Notes on Grapes of Wrath Themes

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Grapes of Wrath Topic Tracking: Holiness

Topic Tracking: Holiness

Topic Tracking: Holiness

Chapter 4

Holiness 1: A former preacher, Jim Casy, tells Tom Joad why he gave up the gospel. He says that even when he was in spirit he would commit sins, like sleeping with girls after leading a meeting. So after some consideration, Casy reconciles his experiences by creating new definitions of spiritual things. He decides that just living is what is holy, and that what he had previously called the spirit was simply love for other people. He also decides that there is no sin or virtue.

Chapter 8

Holiness 2: When asked to say grace before breakfast, Jim Casy, launches into an explanation of his new beliefs which is treated as a prayer by the Joad family. He says he went into the wilderness, like Jesus had, to think, and he discovered that there was no god. There was only the hills and he, and they were one. Casy decided that oneness was holy, but he is still not sure what he means by holy.

Chapter 12

Holiness 3: Amidst the harsh conditions and cruel treatment the migrants endure on their trip west, rare acts of kindness also exist. A man in a sedan picks up a migrant family in their trailer, pulls them across the country, and feeds them as well. This is a beautiful thing, which rekindles faith in the human race.

Chapter 13

Holiness 4: As Grampa nears death, Granma demands that Casy say a prayer. She yells "Pray, goddamn you!" So Casy recites the Lord's prayer mechanically, but Grampa dies before it is finished and Casy cuts the prayer short.

Holiness 5: Casy gives a strange eulogy at Grampa's burial in which he says it does not matter whether Grampa was good or bad. He explains that the dead are unimportant and that all that is living is holy.

Chapter 18

Holiness 6: Sairy Wilson asks Casy to say a silent prayer for her when she is on her deathbed. She says she used to sing, and felt very close to the people she sang to. She says singing is like praying; it brings people together.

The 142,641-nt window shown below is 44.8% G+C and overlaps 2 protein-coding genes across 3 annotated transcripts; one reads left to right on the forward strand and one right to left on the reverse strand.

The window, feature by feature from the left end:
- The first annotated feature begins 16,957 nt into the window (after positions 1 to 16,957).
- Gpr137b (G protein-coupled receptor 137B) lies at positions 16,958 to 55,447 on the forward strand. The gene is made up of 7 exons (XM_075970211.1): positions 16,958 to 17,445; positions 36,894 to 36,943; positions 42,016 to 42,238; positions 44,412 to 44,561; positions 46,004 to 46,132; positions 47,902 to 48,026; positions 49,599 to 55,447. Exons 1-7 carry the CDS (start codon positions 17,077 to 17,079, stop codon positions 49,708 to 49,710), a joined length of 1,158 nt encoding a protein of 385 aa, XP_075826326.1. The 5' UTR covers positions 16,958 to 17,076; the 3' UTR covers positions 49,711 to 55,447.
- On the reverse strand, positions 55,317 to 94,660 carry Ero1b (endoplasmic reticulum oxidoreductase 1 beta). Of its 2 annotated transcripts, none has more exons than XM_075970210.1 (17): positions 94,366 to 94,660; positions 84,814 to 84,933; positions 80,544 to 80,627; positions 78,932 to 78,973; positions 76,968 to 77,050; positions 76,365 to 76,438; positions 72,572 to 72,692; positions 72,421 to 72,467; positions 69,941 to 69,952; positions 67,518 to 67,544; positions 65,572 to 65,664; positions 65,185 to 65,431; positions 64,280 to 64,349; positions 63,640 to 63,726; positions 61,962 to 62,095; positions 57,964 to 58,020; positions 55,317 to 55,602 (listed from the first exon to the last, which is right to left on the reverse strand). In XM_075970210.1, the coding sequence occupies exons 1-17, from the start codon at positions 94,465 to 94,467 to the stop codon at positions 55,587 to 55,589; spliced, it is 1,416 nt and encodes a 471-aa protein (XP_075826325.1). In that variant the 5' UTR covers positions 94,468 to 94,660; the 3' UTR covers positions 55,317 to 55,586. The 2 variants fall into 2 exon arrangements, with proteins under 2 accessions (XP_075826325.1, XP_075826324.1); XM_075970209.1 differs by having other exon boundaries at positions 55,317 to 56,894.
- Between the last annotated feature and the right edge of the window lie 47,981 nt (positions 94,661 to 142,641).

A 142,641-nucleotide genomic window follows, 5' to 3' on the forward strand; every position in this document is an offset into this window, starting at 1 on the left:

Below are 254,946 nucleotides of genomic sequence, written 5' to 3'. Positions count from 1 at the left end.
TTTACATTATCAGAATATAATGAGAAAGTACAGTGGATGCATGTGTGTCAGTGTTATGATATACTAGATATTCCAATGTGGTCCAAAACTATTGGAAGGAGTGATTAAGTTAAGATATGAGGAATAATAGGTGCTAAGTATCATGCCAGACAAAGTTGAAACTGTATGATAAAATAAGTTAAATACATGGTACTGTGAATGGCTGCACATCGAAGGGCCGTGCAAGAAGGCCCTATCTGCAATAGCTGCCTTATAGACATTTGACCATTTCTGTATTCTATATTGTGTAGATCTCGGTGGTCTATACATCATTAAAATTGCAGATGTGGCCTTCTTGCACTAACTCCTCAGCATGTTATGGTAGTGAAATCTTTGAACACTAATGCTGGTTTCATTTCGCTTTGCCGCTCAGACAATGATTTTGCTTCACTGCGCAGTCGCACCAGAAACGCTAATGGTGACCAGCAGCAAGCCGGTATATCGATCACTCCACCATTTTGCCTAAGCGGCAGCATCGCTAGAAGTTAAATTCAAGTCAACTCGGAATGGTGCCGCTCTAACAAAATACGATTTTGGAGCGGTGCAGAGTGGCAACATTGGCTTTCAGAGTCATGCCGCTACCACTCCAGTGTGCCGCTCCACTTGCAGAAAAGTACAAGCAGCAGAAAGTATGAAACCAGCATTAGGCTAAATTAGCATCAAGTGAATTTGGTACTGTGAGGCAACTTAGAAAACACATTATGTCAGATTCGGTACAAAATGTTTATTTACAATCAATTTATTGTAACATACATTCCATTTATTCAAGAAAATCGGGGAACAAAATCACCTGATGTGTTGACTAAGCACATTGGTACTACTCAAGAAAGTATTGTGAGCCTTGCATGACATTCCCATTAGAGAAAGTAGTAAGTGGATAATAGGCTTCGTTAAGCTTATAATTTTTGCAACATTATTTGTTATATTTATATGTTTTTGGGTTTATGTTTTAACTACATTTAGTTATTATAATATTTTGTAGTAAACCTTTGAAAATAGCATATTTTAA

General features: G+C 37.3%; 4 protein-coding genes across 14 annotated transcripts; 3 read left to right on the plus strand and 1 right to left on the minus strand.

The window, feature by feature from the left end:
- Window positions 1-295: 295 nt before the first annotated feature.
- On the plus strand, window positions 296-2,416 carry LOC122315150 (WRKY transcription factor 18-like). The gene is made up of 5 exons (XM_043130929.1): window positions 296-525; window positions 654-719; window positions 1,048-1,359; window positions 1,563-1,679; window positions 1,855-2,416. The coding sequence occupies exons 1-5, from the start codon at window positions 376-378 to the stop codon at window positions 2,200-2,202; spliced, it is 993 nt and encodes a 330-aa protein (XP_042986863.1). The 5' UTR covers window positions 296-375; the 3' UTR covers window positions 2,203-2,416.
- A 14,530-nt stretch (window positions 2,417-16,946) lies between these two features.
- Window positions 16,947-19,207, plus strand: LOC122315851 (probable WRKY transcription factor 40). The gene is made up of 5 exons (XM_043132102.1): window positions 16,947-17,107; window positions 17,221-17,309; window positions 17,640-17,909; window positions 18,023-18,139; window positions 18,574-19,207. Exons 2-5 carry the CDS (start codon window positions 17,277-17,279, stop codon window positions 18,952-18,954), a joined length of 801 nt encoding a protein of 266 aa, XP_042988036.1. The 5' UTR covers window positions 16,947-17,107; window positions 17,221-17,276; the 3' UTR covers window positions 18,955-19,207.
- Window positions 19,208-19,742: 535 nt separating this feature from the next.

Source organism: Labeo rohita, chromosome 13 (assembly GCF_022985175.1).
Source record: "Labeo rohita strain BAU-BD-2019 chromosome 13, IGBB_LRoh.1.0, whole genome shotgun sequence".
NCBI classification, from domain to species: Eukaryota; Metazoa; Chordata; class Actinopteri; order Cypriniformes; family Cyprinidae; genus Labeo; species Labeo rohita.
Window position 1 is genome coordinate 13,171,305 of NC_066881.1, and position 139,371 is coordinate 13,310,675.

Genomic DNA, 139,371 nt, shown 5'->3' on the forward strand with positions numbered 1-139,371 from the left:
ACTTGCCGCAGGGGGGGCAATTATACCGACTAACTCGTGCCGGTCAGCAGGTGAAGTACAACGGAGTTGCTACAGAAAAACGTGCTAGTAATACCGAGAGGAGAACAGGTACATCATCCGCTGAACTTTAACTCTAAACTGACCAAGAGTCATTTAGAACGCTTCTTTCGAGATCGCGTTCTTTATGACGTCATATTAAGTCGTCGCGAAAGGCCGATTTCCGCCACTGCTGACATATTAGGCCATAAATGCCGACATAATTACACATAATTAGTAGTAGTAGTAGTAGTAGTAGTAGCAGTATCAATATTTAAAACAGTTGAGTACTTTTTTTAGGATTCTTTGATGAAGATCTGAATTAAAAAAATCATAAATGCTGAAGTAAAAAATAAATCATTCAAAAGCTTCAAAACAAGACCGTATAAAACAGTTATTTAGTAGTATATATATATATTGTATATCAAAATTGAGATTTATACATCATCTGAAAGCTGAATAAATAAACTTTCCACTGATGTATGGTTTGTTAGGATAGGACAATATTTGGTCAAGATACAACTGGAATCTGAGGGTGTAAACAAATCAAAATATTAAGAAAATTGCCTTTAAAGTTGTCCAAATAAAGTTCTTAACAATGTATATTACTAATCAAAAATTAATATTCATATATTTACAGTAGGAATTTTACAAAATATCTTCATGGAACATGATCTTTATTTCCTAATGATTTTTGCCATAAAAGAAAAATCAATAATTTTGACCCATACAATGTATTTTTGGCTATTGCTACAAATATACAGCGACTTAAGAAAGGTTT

Holiness 7: Uncle John talks about his sins with Casy. He says he believes he is bringing bad luck to the family. He asks Casy for advice. Casy tells him that no one can tell him what is a sin and is not a sin. He tells him to decide for himself.

Chapter 19

Holiness 8: The oppressed migrants pray that they may find an escape from their suffering, but one day they will stop praying and do something about their situation.

Chapter 20

Holiness 9: Casy used to think prayer could ease the migrants' troubles, but now he sees that they need leadership to solve their problems.

Chapter 22

Holiness 10: Mrs. Sandry, the only religious figure of significance in the novel, is portrayed as a fanatic. She condemns everyone in the government camp as a sinner. She condemns dancing and music and theatrics as the vilest of sins, and warns that God's retribution will be harsh.

Chapter 23

Holiness 11: Migrants on rare occasions find pleasure in alcohol. Drinking softens the pains of the migrant life and exaggerates the pleasures. When drunk everything and everyone is holy.

Chapter 28

Holiness 12: While Tom is in hiding, he thinks about every thing that Casy has told him and decided he too will try to lead the migrants. He quotes scripture that supports the idea that men should work together and says that every man is really part of every other man.

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